Microsoft's answer to Linux

Despite threat of Linux and open source, software powerhouse's Server and Tools division brings home double-digital revenue growth--again.

Martin LaMonica Former Staff writer, CNET News
Martin LaMonica is a senior writer covering green tech and cutting-edge technologies. He joined CNET in 2002 to cover enterprise IT and Web development and was previously executive editor of IT publication InfoWorld.
Martin LaMonica
3 min read
Linux gets a good share of the headlines, but Windows server software is grabbing a good share of the dough.

In reporting its second-quarter financial results Thursday, Microsoft said revenue at its Server and Tools division, which caters to business customers, grew 18 percent year over year. Licenses sales of Windows server, which competes head-to-head with open-source software Linux and other server operating systems, grew 17 percent year over year.

Despite the threat posed by open-source products, Microsoft server software sales have been growing at double-digit rates for several quarters. Meanwhile, revenue from its current cash cows--its Windows desktop and Office products--have been flat or growing in the single digits, analysts noted.

Owing to the release of the "Halo 2" video game, Microsoft's Home and Entertainment division was also a strong performer in the second quarter. But server software offers the best prospect to recapture the rapid growth and fat profits Microsoft saw from Office and Windows in the past decade, said Greg DeMichillie, an analyst at researcher Directions on Microsoft.

"They're selling into a growing market, whereas the desktop client market is not growing much and there's not share to take from the competition," DeMichillie said. "In servers, historically they don't have a monopoly--they have under 50 percent market share."

Server and Tools, which brought in $2.8 billion last quarter, has begun to rival the size of Microsoft's other giant breadwinners. The Client segment had revenue of $3.2 billion, and Information Worker, which sells Office, pulled in $2.8 billion. Home and Entertainment, meanwhile, was at $1.4 billion.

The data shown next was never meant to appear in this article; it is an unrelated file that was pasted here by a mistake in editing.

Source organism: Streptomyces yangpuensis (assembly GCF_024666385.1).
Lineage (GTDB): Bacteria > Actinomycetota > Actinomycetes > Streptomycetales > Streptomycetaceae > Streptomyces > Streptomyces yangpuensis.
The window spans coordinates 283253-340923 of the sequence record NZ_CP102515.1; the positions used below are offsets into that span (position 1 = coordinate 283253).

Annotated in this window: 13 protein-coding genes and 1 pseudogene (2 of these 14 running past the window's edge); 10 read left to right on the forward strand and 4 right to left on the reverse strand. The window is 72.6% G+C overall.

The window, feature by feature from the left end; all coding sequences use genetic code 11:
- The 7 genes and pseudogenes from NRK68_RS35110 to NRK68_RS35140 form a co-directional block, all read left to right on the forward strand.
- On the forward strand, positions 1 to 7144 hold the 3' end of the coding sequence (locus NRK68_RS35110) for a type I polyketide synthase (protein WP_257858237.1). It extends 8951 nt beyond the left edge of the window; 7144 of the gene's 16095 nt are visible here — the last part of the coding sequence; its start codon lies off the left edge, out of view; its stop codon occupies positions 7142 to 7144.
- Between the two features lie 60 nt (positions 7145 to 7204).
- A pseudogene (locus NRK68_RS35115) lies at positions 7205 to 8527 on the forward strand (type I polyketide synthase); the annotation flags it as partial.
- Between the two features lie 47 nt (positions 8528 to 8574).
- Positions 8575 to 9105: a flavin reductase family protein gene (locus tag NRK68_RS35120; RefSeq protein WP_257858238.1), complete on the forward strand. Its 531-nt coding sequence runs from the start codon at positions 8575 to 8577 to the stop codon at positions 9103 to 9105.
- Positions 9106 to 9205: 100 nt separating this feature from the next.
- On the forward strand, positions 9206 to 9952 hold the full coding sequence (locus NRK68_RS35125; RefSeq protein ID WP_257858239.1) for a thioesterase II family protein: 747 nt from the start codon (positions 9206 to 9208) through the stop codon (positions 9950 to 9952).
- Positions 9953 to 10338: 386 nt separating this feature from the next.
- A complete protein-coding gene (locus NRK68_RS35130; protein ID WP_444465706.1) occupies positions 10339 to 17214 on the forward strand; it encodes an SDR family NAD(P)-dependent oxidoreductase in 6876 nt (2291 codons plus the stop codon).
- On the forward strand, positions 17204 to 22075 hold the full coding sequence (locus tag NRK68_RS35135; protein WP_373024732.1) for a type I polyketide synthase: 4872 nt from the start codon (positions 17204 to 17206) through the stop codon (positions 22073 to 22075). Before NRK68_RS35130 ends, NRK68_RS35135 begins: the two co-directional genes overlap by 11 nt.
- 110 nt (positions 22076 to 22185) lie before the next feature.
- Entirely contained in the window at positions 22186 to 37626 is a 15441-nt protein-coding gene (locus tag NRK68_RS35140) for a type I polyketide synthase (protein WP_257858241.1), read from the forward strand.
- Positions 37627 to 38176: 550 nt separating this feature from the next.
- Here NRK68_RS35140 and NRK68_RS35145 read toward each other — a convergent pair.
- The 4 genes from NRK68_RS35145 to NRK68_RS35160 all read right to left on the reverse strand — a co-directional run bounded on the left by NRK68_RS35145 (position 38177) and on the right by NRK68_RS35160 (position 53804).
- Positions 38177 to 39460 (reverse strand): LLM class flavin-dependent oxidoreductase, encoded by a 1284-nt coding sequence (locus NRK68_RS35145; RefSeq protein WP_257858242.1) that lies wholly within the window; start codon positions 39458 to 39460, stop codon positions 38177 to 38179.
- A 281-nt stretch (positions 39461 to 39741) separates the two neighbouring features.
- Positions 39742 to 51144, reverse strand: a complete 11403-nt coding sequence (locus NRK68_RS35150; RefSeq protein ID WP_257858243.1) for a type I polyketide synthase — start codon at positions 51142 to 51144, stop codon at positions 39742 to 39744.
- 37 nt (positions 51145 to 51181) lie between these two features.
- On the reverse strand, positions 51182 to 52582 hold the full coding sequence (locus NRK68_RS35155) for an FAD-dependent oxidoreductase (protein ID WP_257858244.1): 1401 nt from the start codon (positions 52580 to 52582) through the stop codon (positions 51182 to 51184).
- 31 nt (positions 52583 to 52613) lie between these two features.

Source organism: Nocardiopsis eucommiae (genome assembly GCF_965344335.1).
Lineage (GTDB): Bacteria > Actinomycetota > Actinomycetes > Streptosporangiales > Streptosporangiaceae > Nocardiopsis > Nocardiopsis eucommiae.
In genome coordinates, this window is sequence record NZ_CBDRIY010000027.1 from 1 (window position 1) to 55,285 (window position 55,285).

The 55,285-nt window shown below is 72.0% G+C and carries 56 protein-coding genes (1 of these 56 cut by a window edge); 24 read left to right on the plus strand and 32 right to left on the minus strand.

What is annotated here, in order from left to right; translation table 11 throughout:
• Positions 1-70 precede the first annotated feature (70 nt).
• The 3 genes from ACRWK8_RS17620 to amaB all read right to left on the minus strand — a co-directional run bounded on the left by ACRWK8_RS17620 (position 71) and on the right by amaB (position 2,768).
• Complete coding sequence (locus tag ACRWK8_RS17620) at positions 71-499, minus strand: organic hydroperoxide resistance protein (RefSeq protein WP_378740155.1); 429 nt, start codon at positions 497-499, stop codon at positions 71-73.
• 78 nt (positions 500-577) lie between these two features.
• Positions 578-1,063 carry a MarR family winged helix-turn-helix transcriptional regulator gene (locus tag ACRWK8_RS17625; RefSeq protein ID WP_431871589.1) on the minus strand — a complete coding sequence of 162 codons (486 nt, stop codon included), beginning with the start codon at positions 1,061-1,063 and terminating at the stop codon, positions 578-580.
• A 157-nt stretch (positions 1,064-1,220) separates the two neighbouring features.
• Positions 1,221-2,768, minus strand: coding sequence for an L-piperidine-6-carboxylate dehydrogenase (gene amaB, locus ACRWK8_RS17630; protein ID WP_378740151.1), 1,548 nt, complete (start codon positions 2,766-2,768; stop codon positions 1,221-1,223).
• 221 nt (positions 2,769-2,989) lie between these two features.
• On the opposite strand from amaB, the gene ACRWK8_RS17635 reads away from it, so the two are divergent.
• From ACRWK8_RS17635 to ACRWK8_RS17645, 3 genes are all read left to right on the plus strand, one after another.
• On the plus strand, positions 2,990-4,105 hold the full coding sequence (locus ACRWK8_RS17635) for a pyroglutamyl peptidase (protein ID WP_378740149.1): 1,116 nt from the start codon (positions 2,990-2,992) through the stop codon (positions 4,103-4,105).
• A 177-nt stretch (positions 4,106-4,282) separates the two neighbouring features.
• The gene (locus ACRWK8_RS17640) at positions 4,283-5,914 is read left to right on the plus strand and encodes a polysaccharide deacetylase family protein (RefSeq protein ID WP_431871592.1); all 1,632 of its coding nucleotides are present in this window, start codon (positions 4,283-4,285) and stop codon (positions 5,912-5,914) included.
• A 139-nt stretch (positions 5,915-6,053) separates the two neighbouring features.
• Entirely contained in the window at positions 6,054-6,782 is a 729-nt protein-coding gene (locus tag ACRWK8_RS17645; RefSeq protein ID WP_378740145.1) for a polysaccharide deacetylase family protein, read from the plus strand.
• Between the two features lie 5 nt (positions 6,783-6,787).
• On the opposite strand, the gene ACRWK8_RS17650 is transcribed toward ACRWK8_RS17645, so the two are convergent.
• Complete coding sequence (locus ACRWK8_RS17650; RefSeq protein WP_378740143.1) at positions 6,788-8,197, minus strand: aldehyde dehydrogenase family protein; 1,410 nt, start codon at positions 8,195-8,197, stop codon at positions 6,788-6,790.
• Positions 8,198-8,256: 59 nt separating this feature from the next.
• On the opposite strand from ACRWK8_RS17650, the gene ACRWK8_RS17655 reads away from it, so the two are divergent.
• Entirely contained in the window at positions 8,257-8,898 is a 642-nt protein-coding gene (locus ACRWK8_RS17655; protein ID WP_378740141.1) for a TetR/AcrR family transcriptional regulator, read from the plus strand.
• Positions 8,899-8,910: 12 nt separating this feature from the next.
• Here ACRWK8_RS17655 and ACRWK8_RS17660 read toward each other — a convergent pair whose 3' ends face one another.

The Server and Tools group sells Windows Server 2003, Microsoft's Exchange messaging server, SQL Server database, development tools and other server software. Competitors include Linux distributors Red Hat and Novell, as well as back-end Java software makers such as IBM, BEA Systems, Oracle and Sun Microsystems.

This summer, Microsoft plans to release SQL Server 2005, code-named Yukon, which analysts expect will give the company's server business another bump.

"We believe the market here represents a large opportunity both for installed base upgrades and new acquisitions, particularly as Microsoft benefits from a much-improved business intelligence suite with the Yukon release," noted a JP Morgan research report issued Friday.

Also, the release of Yukon will free up more software engineers to work on Longhorn, JP Morgan said.

But even the positive numbers from its Servers and Tools group do not hide the intense competition. Microsoft, in fact, consistently singles out open-source development as a challenge to its business model.

"Risks to our opinion and target price include a highly competitive software industry and a rapidly changing technology landscape, such as a more rapid adoption of the Linux operating system than we currently anticipate," Standard and Poor's analyst Jonathan Rudy wrote in a recent note on Microsoft.

Indeed, a key challenge for Microsoft remains its ability to convince business customers that the total cost of using Windows server and development tools is cheaper than Linux and open-source middleware tools, after the costs of licenses, support and maintenance are figured in, DeMichillie said.

"There's a lot of upside if they can execute and make the case that they're the lower cost solution," he said. "The question is, can they really make the claim that they are lower cost than what Linux and IBM can put together?"